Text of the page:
The system, which is supposed to work for all citizens, is often broken for her. Raghuram Rajan, India’s former RBI governor, has been widely quoted as saying that “the tolerance for the venal politician is because he is the crutch that helps the poor and underprivileged navigate a system that gives them so little access”.

But this “crutch” comes with a big caveat: Muniammal , the 55-year-old woman, cannot hope to command the attention, let alone the assistance, of the local councillor.

Only Muniammal, who belongs to Caste A or Religion B, can. Especially if Caste A is a large voting bloc. And Muniammal gives her vote as her caste leader directs. This means caste definitions and ethnic divisions need to be highlighted to command attention and delineated to create a unique power base – an interesting thought.

Now take Rajiv, our third actor. He’s the hot-shot heir of a large business family with interests in construction, steel and retail. Rajiv would not dream of taking public transportation in India, and would not venture near a government hospital or school. He does not even know where a ration shop is, or what he can get there. He has never seen his ration card. He wants the government to keep multi-brand retailers out of the country and he wants high import duties on steel. Thus far, he has got what he wants.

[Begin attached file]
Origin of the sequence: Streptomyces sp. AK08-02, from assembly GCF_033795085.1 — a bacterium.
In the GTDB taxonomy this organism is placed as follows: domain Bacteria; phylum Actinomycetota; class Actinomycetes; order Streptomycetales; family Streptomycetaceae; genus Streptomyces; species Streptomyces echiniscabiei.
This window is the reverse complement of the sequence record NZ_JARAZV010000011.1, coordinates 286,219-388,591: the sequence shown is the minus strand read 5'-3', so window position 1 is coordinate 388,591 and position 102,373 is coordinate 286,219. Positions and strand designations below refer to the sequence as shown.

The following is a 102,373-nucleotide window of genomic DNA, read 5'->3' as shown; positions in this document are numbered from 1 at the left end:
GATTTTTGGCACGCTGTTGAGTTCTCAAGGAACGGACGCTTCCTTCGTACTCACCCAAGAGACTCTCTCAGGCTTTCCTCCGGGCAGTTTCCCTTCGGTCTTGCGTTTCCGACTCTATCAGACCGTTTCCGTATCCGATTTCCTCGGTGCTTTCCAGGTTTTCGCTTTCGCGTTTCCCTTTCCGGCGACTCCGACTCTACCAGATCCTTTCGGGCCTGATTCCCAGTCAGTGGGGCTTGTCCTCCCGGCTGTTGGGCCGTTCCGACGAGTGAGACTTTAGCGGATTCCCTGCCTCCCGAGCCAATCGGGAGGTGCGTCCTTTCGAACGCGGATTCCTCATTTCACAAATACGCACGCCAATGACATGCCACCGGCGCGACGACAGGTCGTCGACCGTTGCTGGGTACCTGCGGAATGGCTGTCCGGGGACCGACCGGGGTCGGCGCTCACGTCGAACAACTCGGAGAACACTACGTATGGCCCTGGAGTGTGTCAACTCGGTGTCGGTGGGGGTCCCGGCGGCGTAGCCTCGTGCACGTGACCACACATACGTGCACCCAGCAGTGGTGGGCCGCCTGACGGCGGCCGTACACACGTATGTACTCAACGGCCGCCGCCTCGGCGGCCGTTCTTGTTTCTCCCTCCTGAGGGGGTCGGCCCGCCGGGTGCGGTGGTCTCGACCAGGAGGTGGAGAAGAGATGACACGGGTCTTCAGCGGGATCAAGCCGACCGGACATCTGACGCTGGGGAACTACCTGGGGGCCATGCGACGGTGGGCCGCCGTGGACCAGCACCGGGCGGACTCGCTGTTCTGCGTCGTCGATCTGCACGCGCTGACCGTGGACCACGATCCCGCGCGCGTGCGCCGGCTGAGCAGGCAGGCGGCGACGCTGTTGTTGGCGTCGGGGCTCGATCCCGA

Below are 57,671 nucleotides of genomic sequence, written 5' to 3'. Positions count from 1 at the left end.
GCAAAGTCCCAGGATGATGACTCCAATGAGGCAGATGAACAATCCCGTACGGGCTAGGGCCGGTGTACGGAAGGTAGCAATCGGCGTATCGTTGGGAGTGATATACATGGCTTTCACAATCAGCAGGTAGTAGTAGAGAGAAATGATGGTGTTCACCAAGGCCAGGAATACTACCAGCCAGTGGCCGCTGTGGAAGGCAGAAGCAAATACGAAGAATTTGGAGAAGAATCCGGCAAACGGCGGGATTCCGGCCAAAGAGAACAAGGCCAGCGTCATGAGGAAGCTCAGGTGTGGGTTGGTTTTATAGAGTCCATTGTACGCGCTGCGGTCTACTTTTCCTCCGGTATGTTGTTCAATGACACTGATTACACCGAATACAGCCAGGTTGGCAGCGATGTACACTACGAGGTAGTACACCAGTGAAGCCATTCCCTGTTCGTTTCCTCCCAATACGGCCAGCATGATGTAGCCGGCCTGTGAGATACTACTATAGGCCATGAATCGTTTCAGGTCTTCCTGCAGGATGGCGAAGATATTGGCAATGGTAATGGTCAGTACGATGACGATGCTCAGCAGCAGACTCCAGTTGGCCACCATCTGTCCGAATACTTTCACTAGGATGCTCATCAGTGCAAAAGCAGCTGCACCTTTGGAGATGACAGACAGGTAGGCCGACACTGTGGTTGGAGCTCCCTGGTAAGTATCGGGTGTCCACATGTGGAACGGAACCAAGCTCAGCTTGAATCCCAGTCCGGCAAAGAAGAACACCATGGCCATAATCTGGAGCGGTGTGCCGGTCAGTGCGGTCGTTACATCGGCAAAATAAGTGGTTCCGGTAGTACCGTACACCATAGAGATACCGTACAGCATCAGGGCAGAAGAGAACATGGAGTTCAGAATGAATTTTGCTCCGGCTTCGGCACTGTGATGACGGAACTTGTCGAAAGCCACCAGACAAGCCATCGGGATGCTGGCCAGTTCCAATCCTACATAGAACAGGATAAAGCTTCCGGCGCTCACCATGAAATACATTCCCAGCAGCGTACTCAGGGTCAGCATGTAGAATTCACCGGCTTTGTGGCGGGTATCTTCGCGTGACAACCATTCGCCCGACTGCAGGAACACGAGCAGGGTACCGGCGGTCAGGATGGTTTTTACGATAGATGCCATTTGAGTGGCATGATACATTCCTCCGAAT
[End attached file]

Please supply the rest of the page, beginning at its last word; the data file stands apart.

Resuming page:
If we were to look at sheer numbers, the Muniammals of India overwhelm the other two in numbers.

What are the characteristics of such an equilibrium? What kind of social contract would manifest here? The provision of services of the society needs to be broken, or at least flawed. Both Akash and Muniammal, for different reasons, cannot really influence the service quality they receive from the government.

Why? Public provision of services is sometimes flawed because of the incentives of the constituents, the vacancies within several essential departments, such as health and education, and the complete lack of competition…

Thus, Akash cannot shift his custom to another when the government has a virtual monopoly and Muniammal cannot afford to do so. Little competition means the “badness” of the service can persist. Muniammal cannot command better service; she can influence the process only through her politician, and that too as a member of a specific caste or ethnic group. This is important because otherwise the politician loses his meaning to the Muniammals of the world….